Activities for Infants and Toddlers

Apr 6, 2020 | Uncategorized

As caregivers, we have the unique opportunity and responsibility to provide our children with opportunities to learn and grow. There are many things that parents can do in the early formative years to foster their child’s development. Here is a list of creative ideas to help you get started.

Birth – 6 months

Face Play: Your baby loves looking at your face. Play games making silly faces at your baby. Allow your baby to touch your face. Guide their hands to different parts of your face as you name them aloud.

Reaching: Place objects just out of your baby’s reach to encourage them to propel themselves forward during tummy time.

Music Time: Play simple children’s songs and sing along to your baby. Remember, repetition is great for language development. Your baby will enjoy hearing the same song over and over!

Texture Fun: Allow your baby to explore different textures. As they begin to scoot and crawl, put new fabrics, sticky contact paper, bubble wrap, tin foil, and other fun new textures in front of them to explore.

Fun with Reflections: Provide your baby with a mirror during tummy or play time. This allows them to explore their own facial expressions and movements. While holding your baby, stop in front of a mirror and talk to your reflections “Look at that baby! That is you. Look how happy you are.”

6-12 months

Taste-safe Finger Painting: Mix ½ c flour with ¼ c salt. Add a few drops of food coloring to ½ c water and stir into flour mixture. Whip until well mixed. Adjust amount of water for desired thickness of paint. Can keep for up to 6 months in the fridge.

Water Sensory: Fill a pan or shallow tote with water and allow your baby to splash and play with toys, cups, or kitchen utensils.

Indoor Climbing: Pile pillows and cushions on the floor and allow your baby to crawl and climb over and around them.

I Spy: Fill and empty clear plastic jar or bottle with sand and small items (a small plastic toy, bottle cap, clothespin, button, paper clip, etc.). Glue the lid shut, and allow your baby to play with the bottle. Now watch as they notice the objects appearing and disappearing!

12-24 months

Squishy Sponges: Give your child a container of water and a sponge. Show them how to wet it and go around wiping and washing things outside.

Wagon: Make a “wagon” for your child, tying a piece of string to a shoebox. They will have fun dragging it around the house, filling and emptying the box with whatever they find.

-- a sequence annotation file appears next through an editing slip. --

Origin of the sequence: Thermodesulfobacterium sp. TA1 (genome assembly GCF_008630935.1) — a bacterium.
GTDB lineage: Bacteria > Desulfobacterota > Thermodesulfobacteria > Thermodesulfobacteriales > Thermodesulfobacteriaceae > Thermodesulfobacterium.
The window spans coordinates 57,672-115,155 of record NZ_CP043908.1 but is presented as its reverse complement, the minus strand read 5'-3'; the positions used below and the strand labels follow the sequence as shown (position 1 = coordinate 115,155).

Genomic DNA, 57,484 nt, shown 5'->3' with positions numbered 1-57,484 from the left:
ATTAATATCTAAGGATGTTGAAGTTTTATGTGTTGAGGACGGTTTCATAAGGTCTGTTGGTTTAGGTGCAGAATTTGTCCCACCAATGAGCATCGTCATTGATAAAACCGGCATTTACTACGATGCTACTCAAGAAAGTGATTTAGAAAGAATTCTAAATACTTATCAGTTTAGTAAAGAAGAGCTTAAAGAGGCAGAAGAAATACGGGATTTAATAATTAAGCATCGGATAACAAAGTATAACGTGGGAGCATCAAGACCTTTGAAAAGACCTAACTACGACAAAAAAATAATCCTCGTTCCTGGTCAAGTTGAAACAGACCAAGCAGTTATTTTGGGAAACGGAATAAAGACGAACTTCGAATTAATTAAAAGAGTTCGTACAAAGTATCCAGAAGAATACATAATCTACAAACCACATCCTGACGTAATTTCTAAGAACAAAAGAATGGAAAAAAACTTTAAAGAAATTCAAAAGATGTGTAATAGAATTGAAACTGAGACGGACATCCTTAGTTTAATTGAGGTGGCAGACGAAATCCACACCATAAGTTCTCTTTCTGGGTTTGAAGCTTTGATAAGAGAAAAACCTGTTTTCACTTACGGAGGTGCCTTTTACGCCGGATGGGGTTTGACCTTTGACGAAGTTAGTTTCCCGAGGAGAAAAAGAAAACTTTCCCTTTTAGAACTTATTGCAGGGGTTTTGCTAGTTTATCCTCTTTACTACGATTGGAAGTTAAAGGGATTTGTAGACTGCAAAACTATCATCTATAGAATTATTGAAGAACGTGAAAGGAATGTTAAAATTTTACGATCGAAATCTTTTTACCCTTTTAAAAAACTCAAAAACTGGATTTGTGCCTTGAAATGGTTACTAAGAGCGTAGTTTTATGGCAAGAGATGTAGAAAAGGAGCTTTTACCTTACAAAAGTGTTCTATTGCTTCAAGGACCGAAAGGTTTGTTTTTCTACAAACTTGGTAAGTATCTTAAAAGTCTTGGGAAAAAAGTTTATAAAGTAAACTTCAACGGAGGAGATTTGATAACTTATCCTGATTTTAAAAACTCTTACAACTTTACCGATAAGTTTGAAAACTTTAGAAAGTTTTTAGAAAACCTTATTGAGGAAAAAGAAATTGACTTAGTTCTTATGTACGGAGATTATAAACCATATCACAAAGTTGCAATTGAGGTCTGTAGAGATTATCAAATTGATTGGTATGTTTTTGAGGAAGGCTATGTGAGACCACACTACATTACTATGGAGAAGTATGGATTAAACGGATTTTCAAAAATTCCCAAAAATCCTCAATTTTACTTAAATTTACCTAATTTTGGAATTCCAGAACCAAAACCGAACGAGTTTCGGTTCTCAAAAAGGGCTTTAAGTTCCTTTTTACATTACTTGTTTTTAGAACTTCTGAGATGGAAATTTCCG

Popcorn: Hold the corners of a blanket with your child. Put small balls or stuffed animals on the blanket, and wave the blanket up and down, chanting “popcorn, popcorn, pop, pop, pop!” When all of the items have fallen off of the blanket work together to pick them up and play again.

Shadow Fun: Shine a flashlight on the wall of a dark room. Your child will have fun making shadows with their hands and small toys.

Basket Run: Fill a basket (box, large bowl, or other container) with balls or small toys. Set another container a few feet away, and show your child how to transfer the balls from one container to the other. They will have fun moving the objects back and forth.

Treasure Hunt: Give your child a basket or other container. Go on a walk and help let them find “treasures.” You might choose to look for leaves, rocks, or sticks. (Make sure to remove any items that may pose a choking hazard before letting them play with their treasures at home.) Older children may enjoy doing leaf rubbings when they get home with the leaves they find.

Ice Paints: Fill an ice cube tray with water and add a drop of food coloring to each cube. Use half of a popsicle stick to stir in the color, and leave the stick in the tray before freezing overnight. Your little one will enjoy painting and watching the colors mix on paper (watercolor paper works best), cardboard, or the sidewalk!

24-36 months

Bath Paints: Stir together 2 parts soap (preferably something tear free) and 1 part cornstarch. Portion into individual cups (or an ice cube tray) and add desired amounts of food coloring. Your child will get a change to have fun and be creative during bath time!

Bubble Snakes: Cut the bottom end off of a plastic water bottle, and cover the opening with an old sock. You can secure the sock with duct tape or a rubber band if needed. Dip the end with the sock into dish soap and water. Blow into the mouth of the bottle to make a “snake” of bubbles. You can add drops of food coloring to the sock for colored snakes.

Taste Safe Slime: Mix ¼ cup chia seeds into 1 ¾ cup  water with desired amount of food coloring. Cover the mixture and let it sit in fridge overnight. Uncover and slowly mix in ¾ cup cornstarch, mixing until you get the consistency you want. It should be slimy but easily come off your hands. Store slime in the fridge, and add a little bit of water each time you take it out to use it.

Toy Car Wash: Give your child a container of water, soap, a sponge, washcloth, and/or brush. Teach your children about cleaning and enjoy an engaging activity at the same time! If you worry about water on the floor, let them play outside, or sitting in the bathtub or on a beach towel on the floor.

Sensory Bottle: Fill a plastic water bottle or jar 1/3 with water and mix in food coloring. Fill the remainder of the container with baby oil (or cooking oil, if you don’t mind the yellow tint). Add glitter if desired. Glue the lid shut and watch as your child is amazed the swirling colors and bubbles. Variation: After mixing the contents of the bottle, drop in an Alka-Seltzer tablet. Now you can sit together and watch the colored bubbles rise and fall like a lava lamp.

Cardboard Box Car:  Help your child decorate a cardboard box to look like a car. You can use paper plates and brads to make wheels and a steering wheel, and markers or paint to add some color. You could even host a drive in movie!


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